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Report: Venezuelan army collaborated with Colombian rebels

Human Rights Watch said workers and refugees saw members of Venezuela’s National Guard enter villages with Colombian rebels and take people away in trucks.
Image: Venezuelan troops
Venezuelan troops march during a military parade in the framework of the Carabobo Battle Bicentennial celebrations at the Carabobo military camp in Valencia, Carabobo state, on June 24, 2021.Yuri Cortez / AFP via Getty Images file
/ Source: Reuters

BOGOTÁ, Colombia — Venezuelan soldiers conducted joint operations with Colombian rebels in the state of Apure earlier this year, Human Rights Watch said as violence increased along a remote and often lawless stretch of the Colombia-Venezuela border. Several armed groups are fighting for control of drug trafficking routes in the area.

The report published on Monday by Human Rights Watch says that in January a truce ended between the National Liberation Army, or ELN, and another rebel organization known as the Joint Eastern Command, leading to clashes, abductions and assassinations of civilians that forced more than 3,300 people to flee their homes in the Venezuelan state of Apure. In the Colombian province of Arauca, more than 3,800 people were displaced.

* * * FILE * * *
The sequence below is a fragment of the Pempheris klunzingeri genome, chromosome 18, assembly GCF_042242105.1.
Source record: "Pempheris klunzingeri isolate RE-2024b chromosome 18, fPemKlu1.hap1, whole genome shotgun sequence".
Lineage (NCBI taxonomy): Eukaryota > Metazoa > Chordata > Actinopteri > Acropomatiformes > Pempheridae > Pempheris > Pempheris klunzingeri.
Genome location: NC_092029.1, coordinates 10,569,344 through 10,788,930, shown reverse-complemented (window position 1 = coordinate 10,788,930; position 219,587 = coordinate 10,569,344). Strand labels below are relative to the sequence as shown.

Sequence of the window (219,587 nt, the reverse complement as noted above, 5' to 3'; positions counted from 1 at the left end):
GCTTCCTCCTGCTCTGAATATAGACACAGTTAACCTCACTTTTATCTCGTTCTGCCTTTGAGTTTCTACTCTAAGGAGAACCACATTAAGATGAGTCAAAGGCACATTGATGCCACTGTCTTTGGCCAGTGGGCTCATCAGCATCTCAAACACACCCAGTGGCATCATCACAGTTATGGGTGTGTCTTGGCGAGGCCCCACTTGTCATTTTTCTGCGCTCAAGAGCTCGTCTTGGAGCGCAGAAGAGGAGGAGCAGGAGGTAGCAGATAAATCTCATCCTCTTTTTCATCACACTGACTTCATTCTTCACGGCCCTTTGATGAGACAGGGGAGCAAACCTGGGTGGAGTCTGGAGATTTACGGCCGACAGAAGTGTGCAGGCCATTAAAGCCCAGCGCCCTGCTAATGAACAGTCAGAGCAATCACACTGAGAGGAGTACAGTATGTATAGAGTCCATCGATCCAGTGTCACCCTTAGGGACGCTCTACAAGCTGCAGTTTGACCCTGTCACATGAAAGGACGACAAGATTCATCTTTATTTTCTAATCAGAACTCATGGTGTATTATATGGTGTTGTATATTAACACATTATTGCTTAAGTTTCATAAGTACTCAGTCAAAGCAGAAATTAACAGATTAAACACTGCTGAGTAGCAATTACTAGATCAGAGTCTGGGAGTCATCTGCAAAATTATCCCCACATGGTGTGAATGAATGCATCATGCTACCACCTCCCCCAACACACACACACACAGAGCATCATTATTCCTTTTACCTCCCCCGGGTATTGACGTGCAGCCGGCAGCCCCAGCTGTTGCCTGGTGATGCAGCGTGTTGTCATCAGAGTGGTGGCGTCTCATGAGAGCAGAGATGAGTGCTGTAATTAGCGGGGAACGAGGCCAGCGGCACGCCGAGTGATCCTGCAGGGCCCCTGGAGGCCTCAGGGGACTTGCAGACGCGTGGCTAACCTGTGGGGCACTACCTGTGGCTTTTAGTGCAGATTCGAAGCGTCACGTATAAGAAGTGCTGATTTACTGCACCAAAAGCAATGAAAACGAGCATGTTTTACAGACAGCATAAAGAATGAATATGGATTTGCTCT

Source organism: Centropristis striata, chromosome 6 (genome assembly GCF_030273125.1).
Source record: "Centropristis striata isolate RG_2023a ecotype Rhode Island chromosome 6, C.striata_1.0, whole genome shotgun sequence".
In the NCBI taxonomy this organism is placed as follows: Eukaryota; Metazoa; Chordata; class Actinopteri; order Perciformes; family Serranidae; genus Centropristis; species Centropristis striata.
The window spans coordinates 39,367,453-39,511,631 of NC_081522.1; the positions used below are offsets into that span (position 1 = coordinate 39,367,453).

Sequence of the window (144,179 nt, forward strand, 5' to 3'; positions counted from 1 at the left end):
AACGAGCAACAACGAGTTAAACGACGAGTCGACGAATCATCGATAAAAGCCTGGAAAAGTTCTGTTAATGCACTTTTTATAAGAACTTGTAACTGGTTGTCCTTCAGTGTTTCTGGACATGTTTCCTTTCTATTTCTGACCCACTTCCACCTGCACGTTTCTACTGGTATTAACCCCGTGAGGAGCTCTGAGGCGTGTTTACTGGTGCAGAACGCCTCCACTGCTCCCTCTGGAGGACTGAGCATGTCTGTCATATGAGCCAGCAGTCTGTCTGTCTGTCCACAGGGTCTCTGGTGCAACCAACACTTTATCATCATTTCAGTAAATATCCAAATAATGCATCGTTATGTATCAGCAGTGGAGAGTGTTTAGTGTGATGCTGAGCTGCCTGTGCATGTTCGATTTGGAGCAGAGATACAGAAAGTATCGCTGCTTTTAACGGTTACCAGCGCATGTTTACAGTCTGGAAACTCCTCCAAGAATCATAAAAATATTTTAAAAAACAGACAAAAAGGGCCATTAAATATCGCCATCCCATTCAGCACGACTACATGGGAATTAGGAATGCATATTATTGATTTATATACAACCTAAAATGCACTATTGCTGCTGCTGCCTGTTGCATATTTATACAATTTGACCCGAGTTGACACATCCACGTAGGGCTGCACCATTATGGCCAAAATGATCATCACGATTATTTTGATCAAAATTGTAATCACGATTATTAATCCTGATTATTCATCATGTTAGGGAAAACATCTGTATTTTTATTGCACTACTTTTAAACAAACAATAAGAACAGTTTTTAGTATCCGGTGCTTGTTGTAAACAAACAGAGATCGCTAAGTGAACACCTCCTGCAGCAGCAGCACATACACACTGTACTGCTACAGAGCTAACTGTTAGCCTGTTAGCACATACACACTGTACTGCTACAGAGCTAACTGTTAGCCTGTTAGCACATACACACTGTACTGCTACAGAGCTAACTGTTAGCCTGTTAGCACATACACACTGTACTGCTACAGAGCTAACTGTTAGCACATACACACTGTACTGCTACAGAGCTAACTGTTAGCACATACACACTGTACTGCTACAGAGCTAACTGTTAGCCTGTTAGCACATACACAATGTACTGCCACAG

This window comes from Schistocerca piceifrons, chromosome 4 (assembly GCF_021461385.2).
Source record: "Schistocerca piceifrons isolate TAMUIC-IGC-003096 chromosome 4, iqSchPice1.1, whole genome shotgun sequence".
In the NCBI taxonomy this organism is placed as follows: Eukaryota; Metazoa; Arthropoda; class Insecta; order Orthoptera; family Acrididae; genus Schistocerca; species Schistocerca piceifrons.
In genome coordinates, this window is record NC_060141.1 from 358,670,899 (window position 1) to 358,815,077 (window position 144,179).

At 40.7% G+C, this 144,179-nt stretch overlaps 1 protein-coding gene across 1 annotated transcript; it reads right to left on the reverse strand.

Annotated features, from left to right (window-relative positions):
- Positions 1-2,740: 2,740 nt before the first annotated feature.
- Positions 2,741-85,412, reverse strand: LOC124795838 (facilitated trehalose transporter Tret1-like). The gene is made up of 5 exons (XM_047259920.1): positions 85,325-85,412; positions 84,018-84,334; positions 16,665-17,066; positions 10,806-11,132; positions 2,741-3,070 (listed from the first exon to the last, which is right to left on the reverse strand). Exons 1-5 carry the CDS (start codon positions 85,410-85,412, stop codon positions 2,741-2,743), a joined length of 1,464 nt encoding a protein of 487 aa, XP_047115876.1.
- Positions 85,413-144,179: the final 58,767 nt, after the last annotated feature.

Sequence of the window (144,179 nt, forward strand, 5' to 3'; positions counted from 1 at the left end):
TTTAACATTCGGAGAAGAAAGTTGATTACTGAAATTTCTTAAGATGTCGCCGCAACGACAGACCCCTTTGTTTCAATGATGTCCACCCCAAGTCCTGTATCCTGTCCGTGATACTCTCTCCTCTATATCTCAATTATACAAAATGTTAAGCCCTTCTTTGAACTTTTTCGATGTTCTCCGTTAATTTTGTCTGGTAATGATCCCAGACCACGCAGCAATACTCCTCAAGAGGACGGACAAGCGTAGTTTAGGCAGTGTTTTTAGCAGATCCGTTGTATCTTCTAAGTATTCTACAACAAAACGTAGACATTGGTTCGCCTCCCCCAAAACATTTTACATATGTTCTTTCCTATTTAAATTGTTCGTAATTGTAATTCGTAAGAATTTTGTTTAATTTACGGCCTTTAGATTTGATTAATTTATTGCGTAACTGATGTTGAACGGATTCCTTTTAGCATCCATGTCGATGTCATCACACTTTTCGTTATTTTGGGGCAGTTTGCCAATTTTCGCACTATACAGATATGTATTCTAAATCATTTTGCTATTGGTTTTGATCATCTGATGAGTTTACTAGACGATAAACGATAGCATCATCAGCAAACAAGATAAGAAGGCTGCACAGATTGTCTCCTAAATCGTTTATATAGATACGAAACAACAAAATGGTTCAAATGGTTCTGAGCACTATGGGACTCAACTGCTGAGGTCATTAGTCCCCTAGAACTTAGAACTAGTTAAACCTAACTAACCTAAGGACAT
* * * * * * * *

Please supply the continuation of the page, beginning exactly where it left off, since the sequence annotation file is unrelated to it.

Human Rights Watch says that it visited Arauca in February and spoke to humanitarian workers and refugees from Apure, who said that they witnessed how member of Venezuela’s National Guard entered villages with the ELN rebels and took people away in trucks. Witnesses told Human Rights Watch that those who were snatched from their homes were accused of collaborating with the Joint Eastern Command.

In February, Colombia’s defense minister said that the Venezuela’s army had formed an alliance with the ELN to remove the Joint Eastern Command from the area, because they were “stealing drug routes from them.”

Venezuela’s government denied accusations that it was collaborating with the ELN and said it was fighting rebel groups from Colombia who were trying to destabilize its government.

The Joint Eastern Command is led by former members of the Revolutionary Armed Forces of Colombia who refused to sign a 2016 peace deal with the government in which more than 13,000 guerrilla fighters gave up their weapons.

In March of last year, more than 5,000 people fled from Venezuela’s Apure state into Colombia as fighting intensified between Venezuela’s army and rebel groups.

Venezuela’s government says it is trying to remove all drug trafficking groups from Apure. In its report, Human Rights Watch claimed that recent military operations in Apure, have been directed solely against the Joint Eastern Command.

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